Not about actual turkey . . .we’ve all got that on our minds. Let’s talk about Turkey Work!
Most of my customers are terrified of Turkey Work. They start to break out in a sweat when I mention it. Maybe this will relieve some of your anxiety about it.
The first problem is that it’s a multi-step stitch and the diagram doesn’t look anything like what your desired outcome should be.
You tell me how that’s supposed to look like fur?
Here’s a simpler way that I break it down in my stitch guides.
Step 1: Brick Stitch over 2
Step 2: Come up in the middle of the Brick Stitch
Step 3: Go over two holes (either direction) and go back into the canvas. Leave a loop.
Step 4: Come up to the right (or left if you are working to the left) of where you just went back into the canvas. HOLD THE LOOP!
Step 5: Do a brick stitch over 2 back over where the looped stitch went into the canvas. This lock the loop in.
Step 6: Continue working the same direction. Start your next loop in the hole where the last loop went into.
Tip 1: Stagger each row.
Tip 2: You will be left with an area that you can’t do a brick stitch over two. That’s ok. Just do a little horizontal stitch over 1 to fill the area. Do this at the top and bottom of the tail. Once you cut the loops, you won’t be able to see it.
Tip 3: Work the rows in both directions. Follow the diagrams above, but work to the left. If you have trouble, work them all to the right.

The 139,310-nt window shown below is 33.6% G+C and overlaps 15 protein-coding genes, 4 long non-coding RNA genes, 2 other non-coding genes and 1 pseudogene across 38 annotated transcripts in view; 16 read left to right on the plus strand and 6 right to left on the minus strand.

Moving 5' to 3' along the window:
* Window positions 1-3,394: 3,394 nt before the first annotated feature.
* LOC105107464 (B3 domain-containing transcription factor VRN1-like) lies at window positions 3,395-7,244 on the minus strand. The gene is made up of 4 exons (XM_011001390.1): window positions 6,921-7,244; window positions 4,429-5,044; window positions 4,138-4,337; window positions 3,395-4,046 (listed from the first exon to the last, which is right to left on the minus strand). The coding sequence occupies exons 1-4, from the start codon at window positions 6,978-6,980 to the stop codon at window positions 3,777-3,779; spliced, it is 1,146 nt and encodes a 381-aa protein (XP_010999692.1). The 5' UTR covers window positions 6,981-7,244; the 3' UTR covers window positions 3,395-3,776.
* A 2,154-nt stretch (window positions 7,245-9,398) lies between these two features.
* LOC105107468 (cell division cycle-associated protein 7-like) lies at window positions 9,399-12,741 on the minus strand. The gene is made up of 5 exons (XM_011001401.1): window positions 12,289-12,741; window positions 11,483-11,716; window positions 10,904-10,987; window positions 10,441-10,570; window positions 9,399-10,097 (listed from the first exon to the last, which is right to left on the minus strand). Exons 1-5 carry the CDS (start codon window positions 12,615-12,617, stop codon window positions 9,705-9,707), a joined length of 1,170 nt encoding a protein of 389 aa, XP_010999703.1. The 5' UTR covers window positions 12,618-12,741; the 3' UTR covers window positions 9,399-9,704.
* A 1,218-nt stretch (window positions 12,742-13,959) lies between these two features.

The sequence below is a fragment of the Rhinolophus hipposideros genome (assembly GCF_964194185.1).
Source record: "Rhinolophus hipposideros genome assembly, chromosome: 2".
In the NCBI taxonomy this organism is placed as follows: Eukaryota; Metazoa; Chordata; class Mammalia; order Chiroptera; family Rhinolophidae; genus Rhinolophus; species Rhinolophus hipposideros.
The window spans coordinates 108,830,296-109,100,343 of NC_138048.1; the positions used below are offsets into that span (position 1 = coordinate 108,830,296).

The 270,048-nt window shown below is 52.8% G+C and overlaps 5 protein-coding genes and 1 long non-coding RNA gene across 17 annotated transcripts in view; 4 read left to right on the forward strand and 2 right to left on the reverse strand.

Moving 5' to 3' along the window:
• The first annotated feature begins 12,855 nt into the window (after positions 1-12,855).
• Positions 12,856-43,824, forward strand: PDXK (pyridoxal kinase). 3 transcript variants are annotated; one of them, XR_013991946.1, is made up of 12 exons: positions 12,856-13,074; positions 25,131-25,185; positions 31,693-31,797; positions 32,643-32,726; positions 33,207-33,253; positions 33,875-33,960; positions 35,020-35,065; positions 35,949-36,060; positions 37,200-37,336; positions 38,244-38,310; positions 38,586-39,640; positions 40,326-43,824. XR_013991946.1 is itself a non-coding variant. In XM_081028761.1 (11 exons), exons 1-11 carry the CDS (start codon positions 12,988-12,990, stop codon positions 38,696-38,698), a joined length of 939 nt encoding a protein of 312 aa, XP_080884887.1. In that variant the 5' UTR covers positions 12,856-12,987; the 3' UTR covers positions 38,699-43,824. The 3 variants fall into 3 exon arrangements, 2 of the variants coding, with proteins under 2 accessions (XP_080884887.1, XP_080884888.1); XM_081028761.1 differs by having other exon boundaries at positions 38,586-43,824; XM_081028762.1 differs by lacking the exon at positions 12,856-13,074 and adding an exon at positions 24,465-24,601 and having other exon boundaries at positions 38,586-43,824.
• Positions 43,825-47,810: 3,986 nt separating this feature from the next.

Tip 4: Leave your loops long. Theyr’e much easier to hold down. Yes . . .you waste a ton of thread with this stitch.
Tip 5: Wait until you finish the section to cut the loops. You will regret if you don’t wait. Trust me!
Here’s a picture of a piece I’m working on. I wish I could show you the entire piece but it’s a new design for the Spring Show so I have to keep it a secret. This looks like a hot mess after you’re done stitching and you probably can’t imagine how it’s going to turn into a well trimmed fur.
After you cut the loops and trim it a bit it looks like this. Better, but not quite what you’re looking for. Get yourself a pair of curved needlework scissors. They make the job a lot easier.
Keep trimming little by little and it will start taking shape. It’s easiest to fine tune it once your piece is off stretcher bars. I’ve got some more work to do on this.
I hope you feel a little less intimidated by Turkey Work after reading this. Now, I’m sure you all have to get back to grocery shopping and cooking.